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Published on March 5th, 2012 | by Impunity Watch Archive

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TIBET SEES THREE SELF-IMMOLATIONS IN THREE DAYS

by Hibberd Kline
Impunity Watch Reporter, Asia

BEIJING, China – A 32 year old mother, an 18 year old boy and a middle school student each died after setting themselves on fire in protest of Chinese rule in Tibet over the past three days.

The recent string of self-immolations has largely been carried out by Buddhist monks who felt that the Chinese Government suppresses their religion. (Photo courtesy of the Guardian).

The three protesters lit themselves on fire in separate incidents in two different provinces in China’s restive Northwestern region.

The first of the weekend’s immolations took place on Saturday, when a student set herself on fire at a vegetable market in Gansu province’s Maqu county. The girl died at the scene.

Radio Free Asia reported the girl to be “in middle school.” London-based group, Free Tibet, later identified her as 20 year old Tsering Kyi.

Free Tibet quoted the student as saying before she died that Tibetans were burning themselves in Aba, a town in Sichuan province as well as in other areas under a widespread security clampdown by the Chinese authorities.

According to Tibetan exiles, unidentified market-goers threw stones at the girl’s burning body.

On Sunday, in an apparently uncoordinated second incident a 32 year old woman by the name of Rinchen lit herself on fire in front of a police station in Aba prefecture in Sichuan province. The act was especially symbolic to Tibetans because, like many police stations in heavily Tibetan populated areas in China, the station was by the main gate to a Buddhist monastery.  China is rapidly expanding its security presence in Tibet and neighboring Xinjiang  and it has become a common practice for the government to build police stations inside or next to Buddhist monasteries in order to maintain closer control over Tibetan religious leaders.

The particular monastery that Rinchen chose is known as the Kirti Monastery and is significant because it has been central to a recent string of protests and more than twenty self-immolations undertaken by Tibetans in protest of Chinese rule. Rinchen reportedly quoted a Tibetan monk, who is currently exiled in India, calling for the return of the Dali Lama and freedom for Tibet.

According to Free Tibet, Rinchen was the mother of four children.

The third self-immolation was carried out by an 18 year old boy identified by Free Tibet as Dorjee, who set fire to himself in the town of Chara in Sichuan province on Monday.

According to a Tibetan in exile in India, Dorjee set himself on fire and then marched from a nearby bridge to a government building, where he collapsed and died.

Local authorities refused to comment on any of the three incidents.

Tibet has been ruled by China since 1950, when Chinese troops occupied the region. The Chinese Government claims that the self-immolations have been carried out by “terrorists.”

The back-to-back immolations took place on the eve of the annual opening of the Chinese Parliament. This year’s parliamentary session is expected to effect the transfer of power to a younger generation of leaders within the Chinese communist party. The planned transfer has put much of the government in a heightened state of alert and has led to a sizable increase in China’s security presence in its restive northwestern region.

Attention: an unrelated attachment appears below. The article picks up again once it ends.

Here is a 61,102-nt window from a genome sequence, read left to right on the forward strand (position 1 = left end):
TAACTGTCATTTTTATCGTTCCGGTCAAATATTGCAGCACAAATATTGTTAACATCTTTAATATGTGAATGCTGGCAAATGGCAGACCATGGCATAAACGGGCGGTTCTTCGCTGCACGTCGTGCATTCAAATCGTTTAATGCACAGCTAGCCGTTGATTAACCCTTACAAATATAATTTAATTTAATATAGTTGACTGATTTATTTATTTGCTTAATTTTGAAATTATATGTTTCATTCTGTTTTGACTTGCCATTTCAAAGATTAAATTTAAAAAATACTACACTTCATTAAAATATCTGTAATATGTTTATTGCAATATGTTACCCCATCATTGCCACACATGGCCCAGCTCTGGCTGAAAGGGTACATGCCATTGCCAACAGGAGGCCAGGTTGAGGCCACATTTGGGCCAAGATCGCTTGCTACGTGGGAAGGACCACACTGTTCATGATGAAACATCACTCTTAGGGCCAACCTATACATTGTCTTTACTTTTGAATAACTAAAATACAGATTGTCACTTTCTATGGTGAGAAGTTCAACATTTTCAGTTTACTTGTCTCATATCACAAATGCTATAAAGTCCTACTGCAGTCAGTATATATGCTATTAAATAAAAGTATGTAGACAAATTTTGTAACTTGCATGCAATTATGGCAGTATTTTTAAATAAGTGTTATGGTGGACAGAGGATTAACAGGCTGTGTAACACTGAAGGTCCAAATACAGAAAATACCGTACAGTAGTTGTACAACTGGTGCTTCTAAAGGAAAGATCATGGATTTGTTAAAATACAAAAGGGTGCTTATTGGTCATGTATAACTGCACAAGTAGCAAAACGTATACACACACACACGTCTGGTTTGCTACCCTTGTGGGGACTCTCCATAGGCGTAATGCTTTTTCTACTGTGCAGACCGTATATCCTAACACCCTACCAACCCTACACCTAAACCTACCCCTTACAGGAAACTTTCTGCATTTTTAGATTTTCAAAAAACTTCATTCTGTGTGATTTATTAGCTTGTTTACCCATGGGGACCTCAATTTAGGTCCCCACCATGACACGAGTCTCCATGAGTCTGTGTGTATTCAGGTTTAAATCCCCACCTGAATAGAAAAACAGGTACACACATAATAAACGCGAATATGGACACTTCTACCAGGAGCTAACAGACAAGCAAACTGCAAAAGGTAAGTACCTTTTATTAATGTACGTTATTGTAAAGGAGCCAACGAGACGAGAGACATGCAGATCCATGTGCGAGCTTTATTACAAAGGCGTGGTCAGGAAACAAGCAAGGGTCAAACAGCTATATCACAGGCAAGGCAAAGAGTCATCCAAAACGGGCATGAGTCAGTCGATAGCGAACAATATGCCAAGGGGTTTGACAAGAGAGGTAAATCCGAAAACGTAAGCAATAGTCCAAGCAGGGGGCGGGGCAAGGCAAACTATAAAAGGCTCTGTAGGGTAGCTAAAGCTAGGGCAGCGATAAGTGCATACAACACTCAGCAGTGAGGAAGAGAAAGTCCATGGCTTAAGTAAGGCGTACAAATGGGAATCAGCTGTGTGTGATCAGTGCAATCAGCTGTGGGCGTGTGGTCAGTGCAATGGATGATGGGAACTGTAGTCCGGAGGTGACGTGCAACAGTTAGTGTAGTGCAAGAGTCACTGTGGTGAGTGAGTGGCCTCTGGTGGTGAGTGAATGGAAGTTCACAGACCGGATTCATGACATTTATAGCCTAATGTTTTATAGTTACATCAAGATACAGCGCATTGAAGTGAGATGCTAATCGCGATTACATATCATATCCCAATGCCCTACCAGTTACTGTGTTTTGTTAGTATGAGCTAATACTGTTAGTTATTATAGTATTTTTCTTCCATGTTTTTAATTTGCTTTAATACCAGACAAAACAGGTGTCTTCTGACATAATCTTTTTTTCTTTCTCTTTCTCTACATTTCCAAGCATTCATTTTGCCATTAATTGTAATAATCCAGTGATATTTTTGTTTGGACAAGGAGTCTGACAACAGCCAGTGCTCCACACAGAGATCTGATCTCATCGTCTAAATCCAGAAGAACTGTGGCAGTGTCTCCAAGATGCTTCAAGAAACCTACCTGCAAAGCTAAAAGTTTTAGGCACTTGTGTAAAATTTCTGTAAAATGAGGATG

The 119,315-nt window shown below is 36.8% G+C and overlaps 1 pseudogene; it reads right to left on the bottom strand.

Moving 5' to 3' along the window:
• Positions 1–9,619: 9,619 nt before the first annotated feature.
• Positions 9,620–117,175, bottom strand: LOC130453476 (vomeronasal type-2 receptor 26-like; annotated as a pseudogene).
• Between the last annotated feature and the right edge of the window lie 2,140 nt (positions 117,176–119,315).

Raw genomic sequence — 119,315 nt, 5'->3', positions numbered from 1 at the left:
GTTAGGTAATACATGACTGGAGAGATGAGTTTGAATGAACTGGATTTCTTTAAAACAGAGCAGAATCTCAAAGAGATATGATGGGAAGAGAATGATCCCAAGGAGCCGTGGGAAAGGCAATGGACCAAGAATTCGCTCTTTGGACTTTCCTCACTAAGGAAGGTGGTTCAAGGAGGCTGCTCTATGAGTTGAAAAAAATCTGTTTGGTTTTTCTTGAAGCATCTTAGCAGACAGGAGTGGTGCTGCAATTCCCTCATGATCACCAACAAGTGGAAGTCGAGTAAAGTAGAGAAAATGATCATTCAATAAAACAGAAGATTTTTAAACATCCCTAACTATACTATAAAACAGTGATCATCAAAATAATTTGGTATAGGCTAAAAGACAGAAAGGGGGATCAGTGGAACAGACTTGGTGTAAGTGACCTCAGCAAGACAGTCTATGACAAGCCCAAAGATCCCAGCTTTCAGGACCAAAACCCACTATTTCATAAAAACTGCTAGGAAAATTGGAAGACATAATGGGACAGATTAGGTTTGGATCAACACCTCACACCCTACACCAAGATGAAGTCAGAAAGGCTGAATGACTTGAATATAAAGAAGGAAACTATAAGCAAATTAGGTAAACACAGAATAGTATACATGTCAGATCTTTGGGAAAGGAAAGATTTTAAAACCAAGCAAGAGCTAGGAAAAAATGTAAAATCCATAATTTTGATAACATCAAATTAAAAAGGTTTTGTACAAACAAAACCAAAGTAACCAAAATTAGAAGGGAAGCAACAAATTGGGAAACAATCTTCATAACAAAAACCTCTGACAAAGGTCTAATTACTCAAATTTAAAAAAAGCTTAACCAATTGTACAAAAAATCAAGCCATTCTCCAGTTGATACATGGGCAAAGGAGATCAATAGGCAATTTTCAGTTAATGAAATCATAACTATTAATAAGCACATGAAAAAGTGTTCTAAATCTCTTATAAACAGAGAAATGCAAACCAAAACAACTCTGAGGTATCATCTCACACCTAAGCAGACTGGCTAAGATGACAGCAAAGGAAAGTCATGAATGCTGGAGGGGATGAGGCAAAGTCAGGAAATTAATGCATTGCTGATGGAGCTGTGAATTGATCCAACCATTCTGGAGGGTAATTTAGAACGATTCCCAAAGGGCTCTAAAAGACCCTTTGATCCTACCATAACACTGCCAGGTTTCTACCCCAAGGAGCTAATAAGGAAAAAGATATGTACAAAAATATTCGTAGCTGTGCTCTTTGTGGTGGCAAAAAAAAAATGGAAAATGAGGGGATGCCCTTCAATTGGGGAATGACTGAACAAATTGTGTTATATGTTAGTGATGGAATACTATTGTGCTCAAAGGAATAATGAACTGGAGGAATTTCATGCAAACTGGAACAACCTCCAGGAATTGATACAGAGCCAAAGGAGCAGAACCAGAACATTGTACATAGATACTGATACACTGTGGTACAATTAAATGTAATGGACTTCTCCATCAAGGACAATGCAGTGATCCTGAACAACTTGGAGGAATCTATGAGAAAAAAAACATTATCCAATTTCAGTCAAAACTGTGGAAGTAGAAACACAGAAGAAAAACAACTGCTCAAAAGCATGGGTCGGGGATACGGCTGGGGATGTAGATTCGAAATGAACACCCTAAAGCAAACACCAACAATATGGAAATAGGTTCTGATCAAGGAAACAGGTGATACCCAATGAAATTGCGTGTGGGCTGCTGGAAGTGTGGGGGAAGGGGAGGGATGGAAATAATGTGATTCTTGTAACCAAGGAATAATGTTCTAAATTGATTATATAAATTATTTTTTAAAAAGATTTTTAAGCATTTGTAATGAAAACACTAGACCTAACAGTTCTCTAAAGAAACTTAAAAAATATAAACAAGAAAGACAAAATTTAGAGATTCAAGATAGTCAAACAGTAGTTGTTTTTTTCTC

In addition to the enhanced security ahead of this year’s Parliamentary session, security is traditionally bolstered in Tibetan-populated areas in March, which marks the anniversaries of the 1959 uprising, which sparked the flight of the Dali Lama, and the anti-government protests that took place in the regional capital of Lhasa in 2008.

Human rights activists claim that China’s attempts to tighten its grip on the region merely exacerbates the problem by alienating the indigenous Tibetan populous.

Last Thursday, the regional government ordered authorities inside Tibet to increase control over mobile phones and the internet, both of which are already monitored in the region and have reportedly even been blocked completely in some areas.

Foreign journalists are largely banned from entering the region. Therefore the recent increase in censorship makes events in the region even more difficult to independently confirm.

Human rights activists and Tibetan exiles claim that the Chinese Government oppresses Tibetans and that it is deliberately undermining Tibetan religion and culture. The Chinese Government rejects this, claiming that China has improved the Tibetan economy and improved the lives of people in a “backward” region.

For more information, please see:

BBC News —  Tibetan Women ‘Die after Self-Immolation’ — 05 March 2012

The Guardian — Tibetan Women Set Themselves on Fire, Say Reports — 05 March 2012

The New York Times — Three Tibetans Die after Self-Immolations — 05 March 2012

Radio Free Asia — Third Self-Immolation in Three Days —  05 March 2o12

Voice of America — Reports: Tibetan Teenager Sets Himself on Fire — 05 March 2012

The Washington Post — Reports Say Teenage Tibetan in Sichuan Sets Self on Fire and Dies; Third Immolation in Three Days — 05 March 2012

AP News — Tibetan Woman, Student Set Selves on Fire — 04 March 2012

The Guardian — Tibetan Woman Dies after Setting Herself on Fire in Protest at Chinese Rule — 04 March 2o12

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